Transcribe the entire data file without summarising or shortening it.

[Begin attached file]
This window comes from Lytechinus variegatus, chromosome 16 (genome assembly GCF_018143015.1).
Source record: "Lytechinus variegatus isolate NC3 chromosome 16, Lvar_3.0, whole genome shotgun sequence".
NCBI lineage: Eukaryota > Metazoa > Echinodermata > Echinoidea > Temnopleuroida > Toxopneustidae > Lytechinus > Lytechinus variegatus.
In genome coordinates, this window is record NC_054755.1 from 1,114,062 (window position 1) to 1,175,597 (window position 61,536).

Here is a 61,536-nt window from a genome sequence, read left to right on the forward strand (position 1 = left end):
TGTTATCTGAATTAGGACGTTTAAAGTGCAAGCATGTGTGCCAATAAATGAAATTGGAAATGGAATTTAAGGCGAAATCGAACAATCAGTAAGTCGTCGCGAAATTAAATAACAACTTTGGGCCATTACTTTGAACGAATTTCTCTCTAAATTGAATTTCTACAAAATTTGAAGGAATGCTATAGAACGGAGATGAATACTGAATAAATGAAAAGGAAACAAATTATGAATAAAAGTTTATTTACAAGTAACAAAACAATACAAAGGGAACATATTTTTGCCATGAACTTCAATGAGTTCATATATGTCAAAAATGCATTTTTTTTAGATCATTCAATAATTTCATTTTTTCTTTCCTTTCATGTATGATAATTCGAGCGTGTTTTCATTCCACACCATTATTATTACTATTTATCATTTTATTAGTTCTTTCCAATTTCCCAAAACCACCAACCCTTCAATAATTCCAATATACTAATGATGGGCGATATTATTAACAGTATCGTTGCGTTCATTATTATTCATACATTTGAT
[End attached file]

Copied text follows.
This window comes from Lytechinus variegatus, chromosome 16 (genome assembly GCF_018143015.1).
Source record: "Lytechinus variegatus isolate NC3 chromosome 16, Lvar_3.0, whole genome shotgun sequence".
NCBI lineage: Eukaryota > Metazoa > Echinodermata > Echinoidea > Temnopleuroida > Toxopneustidae > Lytechinus > Lytechinus variegatus.
In genome coordinates, this window is record NC_054755.1 from 1,114,062 (window position 1) to 1,175,597 (window position 61,536).

Here is a 61,536-nt window from a genome sequence, read left to right on the forward strand (position 1 = left end):
TGTTATCTGAATTAGGACGTTTAAAGTGCAAGCATGTGTGCCAATAAATGAAATTGGAAATGGAATTTAAGGCGAAATCGAACAATCAGTAAGTCGTCGCGAAATTAAATAACAACTTTGGGCCATTACTTTGAACGAATTTCTCTCTAAATTGAATTTCTACAAAATTTGAAGGAATGCTATAGAACGGAGATGAATACTGAATAAATGAAAAGGAAACAAATTATGAATAAAAGTTTATTTACAAGTAACAAAACAATACAAAGGGAACATATTTTTGCCATGAACTTCAATGAGTTCATATATGTCAAAAATGCATTTTTTTTAGATCATTCAATAATTTCATTTTTTCTTTCCTTTCATGTATGATAATTCGAGCGTGTTTTCATTCCACACCATTATTATTACTATTTATCATTTTATTAGTTCTTTCCAATTTCCCAAAACCACCAACCCTTCAATAATTCCAATATACTAATGATGGGCGATATTATTAACAGTATCGTTGCGTTCATTATTATTCATACATTTGAT